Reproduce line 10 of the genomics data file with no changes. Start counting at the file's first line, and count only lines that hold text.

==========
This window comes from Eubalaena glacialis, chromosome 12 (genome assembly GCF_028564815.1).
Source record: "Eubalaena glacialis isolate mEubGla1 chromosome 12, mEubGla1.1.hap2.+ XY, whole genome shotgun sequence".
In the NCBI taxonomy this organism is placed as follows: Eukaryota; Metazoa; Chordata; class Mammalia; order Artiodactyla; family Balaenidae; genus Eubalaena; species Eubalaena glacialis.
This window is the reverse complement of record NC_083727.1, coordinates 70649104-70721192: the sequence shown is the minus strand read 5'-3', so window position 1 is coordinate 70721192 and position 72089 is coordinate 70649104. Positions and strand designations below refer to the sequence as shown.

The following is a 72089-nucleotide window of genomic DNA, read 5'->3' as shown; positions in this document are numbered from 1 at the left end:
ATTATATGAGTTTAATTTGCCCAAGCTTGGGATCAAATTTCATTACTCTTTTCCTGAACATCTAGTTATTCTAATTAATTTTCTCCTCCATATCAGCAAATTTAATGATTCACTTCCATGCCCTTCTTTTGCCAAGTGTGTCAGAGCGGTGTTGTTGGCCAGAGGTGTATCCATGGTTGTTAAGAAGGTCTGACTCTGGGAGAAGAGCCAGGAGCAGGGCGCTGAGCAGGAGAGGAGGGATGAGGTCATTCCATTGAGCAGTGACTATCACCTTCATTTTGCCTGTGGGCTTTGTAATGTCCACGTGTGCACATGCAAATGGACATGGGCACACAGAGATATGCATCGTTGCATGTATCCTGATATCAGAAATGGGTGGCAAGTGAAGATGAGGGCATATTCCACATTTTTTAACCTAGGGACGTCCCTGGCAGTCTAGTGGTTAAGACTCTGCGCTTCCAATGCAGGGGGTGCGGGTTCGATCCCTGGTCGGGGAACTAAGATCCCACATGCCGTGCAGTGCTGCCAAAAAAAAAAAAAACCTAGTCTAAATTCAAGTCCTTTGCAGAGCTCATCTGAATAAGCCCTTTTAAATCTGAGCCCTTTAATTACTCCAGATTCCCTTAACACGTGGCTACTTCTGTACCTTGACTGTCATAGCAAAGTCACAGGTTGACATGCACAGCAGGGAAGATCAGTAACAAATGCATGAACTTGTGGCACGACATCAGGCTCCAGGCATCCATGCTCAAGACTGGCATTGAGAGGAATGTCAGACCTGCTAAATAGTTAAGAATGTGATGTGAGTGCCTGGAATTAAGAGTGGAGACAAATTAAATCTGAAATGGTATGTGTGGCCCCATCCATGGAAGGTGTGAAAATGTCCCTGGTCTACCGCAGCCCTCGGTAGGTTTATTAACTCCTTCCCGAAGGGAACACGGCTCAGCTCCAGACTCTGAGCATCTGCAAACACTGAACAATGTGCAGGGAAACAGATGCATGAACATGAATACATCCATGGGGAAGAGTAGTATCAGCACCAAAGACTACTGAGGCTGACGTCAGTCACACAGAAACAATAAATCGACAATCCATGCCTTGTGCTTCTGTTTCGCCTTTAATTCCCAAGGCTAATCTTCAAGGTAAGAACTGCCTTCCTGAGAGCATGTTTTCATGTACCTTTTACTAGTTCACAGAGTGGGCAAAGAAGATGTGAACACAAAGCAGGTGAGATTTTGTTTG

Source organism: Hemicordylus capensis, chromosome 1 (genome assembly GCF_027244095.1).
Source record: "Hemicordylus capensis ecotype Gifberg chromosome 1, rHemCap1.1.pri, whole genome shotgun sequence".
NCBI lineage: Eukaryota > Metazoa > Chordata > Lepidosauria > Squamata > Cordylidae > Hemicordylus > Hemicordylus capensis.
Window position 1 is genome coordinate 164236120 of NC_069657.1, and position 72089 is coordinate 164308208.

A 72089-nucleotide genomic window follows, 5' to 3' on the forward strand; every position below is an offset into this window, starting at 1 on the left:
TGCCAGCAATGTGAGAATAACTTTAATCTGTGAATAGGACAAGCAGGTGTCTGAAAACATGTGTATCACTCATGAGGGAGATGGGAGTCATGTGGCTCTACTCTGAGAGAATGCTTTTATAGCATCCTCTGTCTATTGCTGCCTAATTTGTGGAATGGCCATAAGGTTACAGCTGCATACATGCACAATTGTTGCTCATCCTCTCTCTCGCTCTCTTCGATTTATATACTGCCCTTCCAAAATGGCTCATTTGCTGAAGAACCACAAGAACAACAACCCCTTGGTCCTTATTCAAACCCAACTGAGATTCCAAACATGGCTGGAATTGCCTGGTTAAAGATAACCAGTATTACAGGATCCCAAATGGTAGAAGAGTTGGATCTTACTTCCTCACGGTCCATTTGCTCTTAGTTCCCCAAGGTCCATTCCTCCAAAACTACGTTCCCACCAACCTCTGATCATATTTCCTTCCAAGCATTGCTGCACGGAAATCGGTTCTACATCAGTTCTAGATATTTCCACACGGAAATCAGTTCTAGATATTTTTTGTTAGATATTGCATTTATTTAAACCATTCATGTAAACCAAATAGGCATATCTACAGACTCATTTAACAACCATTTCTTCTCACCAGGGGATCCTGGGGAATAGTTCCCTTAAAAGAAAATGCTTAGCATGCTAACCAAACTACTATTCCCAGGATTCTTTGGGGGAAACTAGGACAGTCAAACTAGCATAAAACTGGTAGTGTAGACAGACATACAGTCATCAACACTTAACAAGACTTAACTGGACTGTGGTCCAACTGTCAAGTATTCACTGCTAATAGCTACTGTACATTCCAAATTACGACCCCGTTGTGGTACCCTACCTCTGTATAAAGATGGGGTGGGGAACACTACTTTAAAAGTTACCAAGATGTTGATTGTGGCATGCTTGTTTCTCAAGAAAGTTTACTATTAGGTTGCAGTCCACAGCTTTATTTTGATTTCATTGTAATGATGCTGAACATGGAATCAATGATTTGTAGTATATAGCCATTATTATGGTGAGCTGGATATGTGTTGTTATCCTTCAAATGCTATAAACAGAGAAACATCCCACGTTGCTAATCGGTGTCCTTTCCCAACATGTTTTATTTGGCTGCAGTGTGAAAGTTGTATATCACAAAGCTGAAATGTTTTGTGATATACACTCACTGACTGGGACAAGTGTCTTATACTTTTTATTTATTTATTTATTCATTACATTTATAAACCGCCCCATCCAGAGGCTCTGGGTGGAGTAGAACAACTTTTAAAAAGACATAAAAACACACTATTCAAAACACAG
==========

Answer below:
Window position 1 is genome coordinate 164236120 of NC_069657.1, and position 72089 is coordinate 164308208.